Goan food in a nutshell is ‘vibrant’. The dishes are interesting and just a glimpse at their elements will indicate a ‘more than meets the eye’ story. Goa, situated in West India, is distinctly different to the rest of India. Creating a patchwork in this otherwise non-pork and beef eating blanket, one can commonly finds pork and beef on the menu and of course thanks to its lovely coastline; fish. It may seem surprising and inconsistent at first blush, but to understand the history of Goa, it couldn’t have been any other way. A state whose origins were planted in Hinduism only to experience 400 years of Portuguese colonialism will certainly communicate this through its way of life, language and food.
A Goan kitchen will look very different to that of the Punjabi North. Open the refrigerator and expect to find coconut milk, grated coconut, kokum (a sour fruit used in savory cooking) and the citrus note curry leaf. From the Portuguese influence, the savory dishes incorporate vinegar, sour fruits (guava, passion fruit) and pork dishes (pork vindaloo).
Today’s dish is a Goan seafood curry that we make at Tulsi. The dish is well balanced in terms of sweetness from the coconut, acid from the yoghurt and heat from the roasted spices. Each mouthful will yield
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a cultural dialogue of two very different cultures coming together and producing a harmony of flavors.
Goan curry works well with all pearls of the ocean. Baste a piece of salmon in the sauce or cook it with a combination of shrimp, fish and scallops and if you’re not in the mood for seafood, swap it out for chicken or vegetables. All combinations work. Throw on your beach flip-flops and unwind as you eat this curry ‘Goan style”Goan Curry Ingredients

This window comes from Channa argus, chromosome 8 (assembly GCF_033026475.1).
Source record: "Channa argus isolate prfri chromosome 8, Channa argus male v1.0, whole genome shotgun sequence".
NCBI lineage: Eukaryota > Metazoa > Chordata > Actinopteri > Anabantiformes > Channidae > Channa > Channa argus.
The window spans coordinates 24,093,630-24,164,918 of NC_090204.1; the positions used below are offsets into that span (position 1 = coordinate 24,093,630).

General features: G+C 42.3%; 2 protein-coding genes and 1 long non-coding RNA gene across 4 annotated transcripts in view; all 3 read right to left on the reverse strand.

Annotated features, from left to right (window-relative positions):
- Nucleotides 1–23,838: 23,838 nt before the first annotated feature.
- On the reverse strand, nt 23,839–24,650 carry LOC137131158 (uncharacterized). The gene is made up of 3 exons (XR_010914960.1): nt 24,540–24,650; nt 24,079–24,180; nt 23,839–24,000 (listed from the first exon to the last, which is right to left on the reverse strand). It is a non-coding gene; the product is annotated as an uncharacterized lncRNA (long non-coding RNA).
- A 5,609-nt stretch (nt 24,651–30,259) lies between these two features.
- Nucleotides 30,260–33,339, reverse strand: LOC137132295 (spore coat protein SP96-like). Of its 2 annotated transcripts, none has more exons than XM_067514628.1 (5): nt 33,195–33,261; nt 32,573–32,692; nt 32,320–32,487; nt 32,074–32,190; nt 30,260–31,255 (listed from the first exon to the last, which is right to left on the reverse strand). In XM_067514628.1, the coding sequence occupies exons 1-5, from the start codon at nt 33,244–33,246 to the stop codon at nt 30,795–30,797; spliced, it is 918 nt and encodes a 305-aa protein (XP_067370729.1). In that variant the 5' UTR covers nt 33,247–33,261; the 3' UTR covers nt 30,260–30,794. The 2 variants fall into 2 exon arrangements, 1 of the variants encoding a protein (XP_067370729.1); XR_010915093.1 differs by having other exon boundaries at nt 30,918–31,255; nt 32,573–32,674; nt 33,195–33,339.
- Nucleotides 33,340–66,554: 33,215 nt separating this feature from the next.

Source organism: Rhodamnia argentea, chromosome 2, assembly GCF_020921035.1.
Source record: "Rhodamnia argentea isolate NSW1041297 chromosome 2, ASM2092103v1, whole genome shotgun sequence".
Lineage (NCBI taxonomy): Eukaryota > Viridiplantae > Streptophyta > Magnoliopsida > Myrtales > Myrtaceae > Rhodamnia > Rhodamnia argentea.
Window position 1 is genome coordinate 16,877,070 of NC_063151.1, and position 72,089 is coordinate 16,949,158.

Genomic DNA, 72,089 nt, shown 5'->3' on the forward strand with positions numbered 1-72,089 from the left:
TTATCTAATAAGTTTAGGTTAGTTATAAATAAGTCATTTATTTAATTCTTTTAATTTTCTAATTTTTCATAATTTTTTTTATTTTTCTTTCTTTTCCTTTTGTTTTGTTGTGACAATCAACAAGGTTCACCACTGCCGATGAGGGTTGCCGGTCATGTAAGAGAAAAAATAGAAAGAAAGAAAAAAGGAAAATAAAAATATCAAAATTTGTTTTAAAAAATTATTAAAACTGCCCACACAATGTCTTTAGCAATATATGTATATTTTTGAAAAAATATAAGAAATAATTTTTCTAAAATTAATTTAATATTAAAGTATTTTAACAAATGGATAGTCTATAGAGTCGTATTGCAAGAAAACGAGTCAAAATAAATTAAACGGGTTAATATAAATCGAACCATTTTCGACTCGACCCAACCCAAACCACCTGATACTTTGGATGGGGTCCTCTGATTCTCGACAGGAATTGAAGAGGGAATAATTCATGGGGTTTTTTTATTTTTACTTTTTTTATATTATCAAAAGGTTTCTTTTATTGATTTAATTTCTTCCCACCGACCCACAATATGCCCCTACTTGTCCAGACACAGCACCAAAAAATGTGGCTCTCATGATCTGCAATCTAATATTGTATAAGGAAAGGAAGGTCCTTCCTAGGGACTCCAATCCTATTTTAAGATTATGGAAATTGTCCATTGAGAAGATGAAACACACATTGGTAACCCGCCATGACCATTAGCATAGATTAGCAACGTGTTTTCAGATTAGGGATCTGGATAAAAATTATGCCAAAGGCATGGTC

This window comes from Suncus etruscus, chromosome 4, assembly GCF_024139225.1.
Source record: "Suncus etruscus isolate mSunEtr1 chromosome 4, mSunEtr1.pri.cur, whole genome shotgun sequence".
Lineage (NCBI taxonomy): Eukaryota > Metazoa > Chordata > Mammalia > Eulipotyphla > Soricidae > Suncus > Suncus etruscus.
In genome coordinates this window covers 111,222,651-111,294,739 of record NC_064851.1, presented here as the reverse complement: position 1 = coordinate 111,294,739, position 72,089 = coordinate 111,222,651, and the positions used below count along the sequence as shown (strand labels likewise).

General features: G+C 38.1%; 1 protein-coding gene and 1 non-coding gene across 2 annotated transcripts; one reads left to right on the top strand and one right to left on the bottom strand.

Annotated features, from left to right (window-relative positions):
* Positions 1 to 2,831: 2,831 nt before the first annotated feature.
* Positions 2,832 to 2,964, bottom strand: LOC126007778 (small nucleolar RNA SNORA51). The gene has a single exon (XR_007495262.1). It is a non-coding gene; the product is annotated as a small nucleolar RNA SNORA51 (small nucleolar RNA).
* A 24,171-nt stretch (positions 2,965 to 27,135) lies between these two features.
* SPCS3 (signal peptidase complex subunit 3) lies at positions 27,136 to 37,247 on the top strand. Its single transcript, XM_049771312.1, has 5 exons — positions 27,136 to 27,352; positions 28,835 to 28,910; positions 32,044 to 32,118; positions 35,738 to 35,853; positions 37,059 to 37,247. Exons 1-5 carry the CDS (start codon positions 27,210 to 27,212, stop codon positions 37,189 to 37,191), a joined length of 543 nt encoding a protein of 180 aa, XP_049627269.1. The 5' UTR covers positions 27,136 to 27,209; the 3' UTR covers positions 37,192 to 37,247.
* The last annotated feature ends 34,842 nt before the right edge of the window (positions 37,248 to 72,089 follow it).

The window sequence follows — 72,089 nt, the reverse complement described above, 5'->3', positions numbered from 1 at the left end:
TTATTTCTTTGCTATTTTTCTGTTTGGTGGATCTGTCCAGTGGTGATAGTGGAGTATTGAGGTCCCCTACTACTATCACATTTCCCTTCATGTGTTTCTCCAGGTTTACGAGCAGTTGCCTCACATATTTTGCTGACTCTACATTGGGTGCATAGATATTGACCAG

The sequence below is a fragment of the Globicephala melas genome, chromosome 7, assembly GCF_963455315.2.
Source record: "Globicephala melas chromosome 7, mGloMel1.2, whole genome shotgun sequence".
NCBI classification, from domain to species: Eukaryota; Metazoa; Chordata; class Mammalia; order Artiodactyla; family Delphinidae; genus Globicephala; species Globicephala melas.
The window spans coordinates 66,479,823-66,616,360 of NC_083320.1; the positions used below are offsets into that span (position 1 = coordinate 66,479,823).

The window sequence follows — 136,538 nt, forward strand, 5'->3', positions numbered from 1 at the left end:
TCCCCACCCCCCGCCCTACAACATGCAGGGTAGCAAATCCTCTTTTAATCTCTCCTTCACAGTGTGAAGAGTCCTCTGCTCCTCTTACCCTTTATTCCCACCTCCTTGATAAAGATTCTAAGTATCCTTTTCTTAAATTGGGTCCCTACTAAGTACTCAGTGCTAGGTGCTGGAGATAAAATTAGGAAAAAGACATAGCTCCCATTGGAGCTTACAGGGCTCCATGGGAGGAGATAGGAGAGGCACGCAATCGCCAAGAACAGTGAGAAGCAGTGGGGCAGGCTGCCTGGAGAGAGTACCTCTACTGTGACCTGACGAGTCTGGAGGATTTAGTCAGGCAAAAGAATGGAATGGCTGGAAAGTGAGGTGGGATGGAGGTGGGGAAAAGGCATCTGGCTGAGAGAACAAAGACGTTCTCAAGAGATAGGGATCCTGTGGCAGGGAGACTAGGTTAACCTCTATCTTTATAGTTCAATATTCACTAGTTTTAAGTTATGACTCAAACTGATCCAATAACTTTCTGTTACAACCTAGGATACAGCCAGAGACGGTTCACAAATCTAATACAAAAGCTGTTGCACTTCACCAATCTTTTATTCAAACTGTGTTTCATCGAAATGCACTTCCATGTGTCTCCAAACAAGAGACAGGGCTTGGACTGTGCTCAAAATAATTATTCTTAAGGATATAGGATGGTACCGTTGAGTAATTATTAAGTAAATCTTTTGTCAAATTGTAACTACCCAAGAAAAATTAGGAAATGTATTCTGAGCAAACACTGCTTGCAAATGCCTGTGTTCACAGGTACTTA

- 1 tsp. ground black pepper
- 1 tsp. cayenne pepper
- 2 tsp. ground coriander powder
- 1 tsp. cumin seeds
- 2 tbsp. desiccated coconut (shredded and unsweetened)
- ¼ cup water
- 1 lb large shrimp, peeled and de-veined
- Kosher salt
- 1 medium onion, finely diced
- 1 tbsp. ginger and garlic paste
- 1/2 teaspoon turmeric
- 3 cups tomato sauce
- A handful of fresh cilantro, chopped
1) Except for the desiccated coconut, roast the spice mixture until aromatic, remove from heat. Add the desiccated coconut and grind with ¼ cup water until it is a wet paste
2) Add oil to a hot pan, sauté onions until translucent, add ginger and garlic and cook until they lose their raw flavor. Add the turmeric and season with salt, cook for a couple of minutes
3) Add the tomato sauce and the wet paste and cook until the oil separates. Check for seasoning. Add the shrimp and cook until the shrimp is translucent in the center. Garnish with cilantro
Saira Malhotra is a classically trained French chef and graduate from the French Culinary Institute. A British born Punjabi, Saira has grown up around food which started from her family pizza business in a small suburb of London. Having studied in France and Italy and living in the Big Apple for the past 12 years, Saira has brought her European, Asian and American influences together via the palate and communicated through her food blog ‘Passport Pantry’.